All gas and gaiters

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I am willing to bet that, up until a few weeks ago, few if any of my devoted readers were aware that the UK government has an official Commissioner for Shale Gas. And even fewer will have known that this important post was created last autumn, let alone that it was filled for just over six months by a woman called Natascha Engel. 

But then Ms Engel decided to cease being the Commissioner – thereby saving the public purse some £500 per day. She announced to the world she was quitting because she was appalled at the safety restrictions imposed upon companies that wanted to frack for gas. Not that they were too lax, but that they were affecting the profitability of drilling. 

These restrictions, against earthquakes, were precisely the ones that our government had agreed with all of the companies anxious to frack for gas. But no matter, their effect has been to render any drilling subject to spasmodic pauses, as the companies have regularly exceeded the agreed limits.

All along Ms Engel sided with the companies. Ministers quoted back at her the agreements signed by Ineos, Cuadrilla et al., and refused to alter the restrictions. So, Ms Engel resigned, amidst that wave of publicity. Her indignation at the government knew no bounds. She even wrote in The Times that, “It became clear to me that fracking was the only way to reduce our carbon emissions at any sort of scale.”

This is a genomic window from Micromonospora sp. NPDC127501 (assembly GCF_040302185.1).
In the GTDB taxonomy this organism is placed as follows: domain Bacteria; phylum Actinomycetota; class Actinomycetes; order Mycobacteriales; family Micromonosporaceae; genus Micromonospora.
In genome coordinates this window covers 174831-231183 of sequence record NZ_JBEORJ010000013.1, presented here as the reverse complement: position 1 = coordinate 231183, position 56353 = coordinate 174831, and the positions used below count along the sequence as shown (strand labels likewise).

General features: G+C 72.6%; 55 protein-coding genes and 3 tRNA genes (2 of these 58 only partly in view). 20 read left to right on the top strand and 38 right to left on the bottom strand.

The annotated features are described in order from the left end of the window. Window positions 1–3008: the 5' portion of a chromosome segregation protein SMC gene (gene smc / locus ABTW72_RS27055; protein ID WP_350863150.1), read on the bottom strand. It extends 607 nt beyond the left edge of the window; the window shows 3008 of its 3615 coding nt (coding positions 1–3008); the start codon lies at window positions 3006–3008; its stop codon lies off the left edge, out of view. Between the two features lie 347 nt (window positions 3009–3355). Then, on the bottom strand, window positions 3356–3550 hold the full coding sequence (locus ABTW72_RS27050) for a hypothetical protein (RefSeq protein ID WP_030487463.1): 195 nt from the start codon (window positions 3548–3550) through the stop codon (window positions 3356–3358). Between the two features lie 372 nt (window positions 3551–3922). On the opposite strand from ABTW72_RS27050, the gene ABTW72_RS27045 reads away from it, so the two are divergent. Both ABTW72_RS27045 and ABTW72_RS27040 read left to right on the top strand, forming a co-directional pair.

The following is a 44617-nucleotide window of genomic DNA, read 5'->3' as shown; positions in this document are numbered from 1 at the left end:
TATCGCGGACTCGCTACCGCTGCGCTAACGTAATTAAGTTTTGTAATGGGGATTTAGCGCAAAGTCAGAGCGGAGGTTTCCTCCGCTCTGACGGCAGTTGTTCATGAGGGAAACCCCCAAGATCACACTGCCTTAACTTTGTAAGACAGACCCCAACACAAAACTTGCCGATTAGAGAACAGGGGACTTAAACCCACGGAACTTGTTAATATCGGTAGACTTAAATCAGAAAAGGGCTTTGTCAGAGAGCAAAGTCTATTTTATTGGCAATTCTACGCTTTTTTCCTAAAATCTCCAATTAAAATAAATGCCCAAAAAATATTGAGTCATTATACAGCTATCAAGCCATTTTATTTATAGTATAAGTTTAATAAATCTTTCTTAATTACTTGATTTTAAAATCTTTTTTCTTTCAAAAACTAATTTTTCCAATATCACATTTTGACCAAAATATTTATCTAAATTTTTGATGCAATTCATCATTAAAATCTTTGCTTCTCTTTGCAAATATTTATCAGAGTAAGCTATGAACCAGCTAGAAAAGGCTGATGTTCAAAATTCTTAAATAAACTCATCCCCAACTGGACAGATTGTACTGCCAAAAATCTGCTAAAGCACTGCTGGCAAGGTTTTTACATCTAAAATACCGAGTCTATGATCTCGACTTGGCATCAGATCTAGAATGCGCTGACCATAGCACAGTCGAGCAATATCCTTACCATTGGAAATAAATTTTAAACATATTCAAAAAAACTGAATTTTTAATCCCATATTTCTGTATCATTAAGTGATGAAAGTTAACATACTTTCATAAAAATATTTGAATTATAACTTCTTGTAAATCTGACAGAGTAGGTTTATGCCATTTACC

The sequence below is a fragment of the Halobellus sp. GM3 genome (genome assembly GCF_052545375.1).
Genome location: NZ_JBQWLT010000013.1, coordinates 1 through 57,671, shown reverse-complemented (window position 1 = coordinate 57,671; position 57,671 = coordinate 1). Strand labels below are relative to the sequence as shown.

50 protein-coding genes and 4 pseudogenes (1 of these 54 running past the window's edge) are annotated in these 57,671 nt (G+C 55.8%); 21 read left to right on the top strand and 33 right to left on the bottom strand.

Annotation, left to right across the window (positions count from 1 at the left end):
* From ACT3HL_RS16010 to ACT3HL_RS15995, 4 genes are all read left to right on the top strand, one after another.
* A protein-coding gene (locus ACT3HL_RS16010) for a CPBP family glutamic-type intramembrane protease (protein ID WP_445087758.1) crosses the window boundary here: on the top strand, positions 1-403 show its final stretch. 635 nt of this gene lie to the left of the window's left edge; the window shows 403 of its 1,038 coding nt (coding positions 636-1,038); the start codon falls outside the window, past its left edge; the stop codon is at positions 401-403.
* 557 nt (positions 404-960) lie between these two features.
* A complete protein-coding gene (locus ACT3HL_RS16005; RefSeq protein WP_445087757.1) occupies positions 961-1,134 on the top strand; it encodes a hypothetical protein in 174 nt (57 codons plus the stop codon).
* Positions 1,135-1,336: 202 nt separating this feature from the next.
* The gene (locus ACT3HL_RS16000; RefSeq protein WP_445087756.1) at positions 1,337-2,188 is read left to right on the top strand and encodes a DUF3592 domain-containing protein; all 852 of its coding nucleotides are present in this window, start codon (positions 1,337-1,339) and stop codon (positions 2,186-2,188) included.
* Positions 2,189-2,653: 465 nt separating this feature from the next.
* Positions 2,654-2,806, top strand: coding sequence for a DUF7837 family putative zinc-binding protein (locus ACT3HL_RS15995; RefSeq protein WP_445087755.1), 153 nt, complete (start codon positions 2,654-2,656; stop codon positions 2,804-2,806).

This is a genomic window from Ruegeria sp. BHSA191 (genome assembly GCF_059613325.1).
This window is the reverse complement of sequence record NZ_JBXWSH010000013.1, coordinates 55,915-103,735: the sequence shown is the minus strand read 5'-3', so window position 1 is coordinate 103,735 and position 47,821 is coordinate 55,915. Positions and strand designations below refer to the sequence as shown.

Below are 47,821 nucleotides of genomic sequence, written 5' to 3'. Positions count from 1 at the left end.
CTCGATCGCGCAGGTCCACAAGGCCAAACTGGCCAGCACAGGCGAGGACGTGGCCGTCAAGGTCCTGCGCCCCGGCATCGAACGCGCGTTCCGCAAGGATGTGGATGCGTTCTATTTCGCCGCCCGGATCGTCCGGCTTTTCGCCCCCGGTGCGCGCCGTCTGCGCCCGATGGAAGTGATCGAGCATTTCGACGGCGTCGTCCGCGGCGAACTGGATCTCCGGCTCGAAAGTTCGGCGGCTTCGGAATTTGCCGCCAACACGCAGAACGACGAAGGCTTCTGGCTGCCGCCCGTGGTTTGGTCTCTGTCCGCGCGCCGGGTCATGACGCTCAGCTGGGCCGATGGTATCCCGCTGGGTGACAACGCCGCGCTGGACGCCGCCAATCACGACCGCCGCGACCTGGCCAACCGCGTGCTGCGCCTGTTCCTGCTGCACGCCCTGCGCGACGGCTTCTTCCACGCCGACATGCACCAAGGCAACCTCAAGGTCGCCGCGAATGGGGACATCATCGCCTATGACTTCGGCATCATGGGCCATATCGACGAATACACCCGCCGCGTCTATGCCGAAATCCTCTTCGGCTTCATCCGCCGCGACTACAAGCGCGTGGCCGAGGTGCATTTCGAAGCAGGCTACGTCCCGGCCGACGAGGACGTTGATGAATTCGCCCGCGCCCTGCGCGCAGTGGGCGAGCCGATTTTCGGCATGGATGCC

Such hyperbole may sound great when addressing the heads of fracking companies. But it truly doesn’t stand up to one moment’s serious scrutiny. Should it ever work in Europe – and experiences in Poland suggest otherwise – fracking will produce natural gas. Which in turn is responsible for emissions of two of the most serious greenhouse gases, carbon dioxide and methane. Hence the push by the Committee on Climate Change to stop installing gas into new homes.

I wondered quite why Ms Engel was spouting such nonsense. Then I heard Sir Jim Ratcliffe producing very similar arguments. Who is Sir Jim? Why, he is Britain’s richest man, and head of the company with the largest capitalisation involved with fracking, Ineos  

Indeed, it was he who, prior to her appointment as Commissioner for Shale Gas, employed Natascha Engel as a political consultant and advisor. And I am sure he will now be anxious to benefit from her many skills again – at probably more than the £500 per day the government was offering her.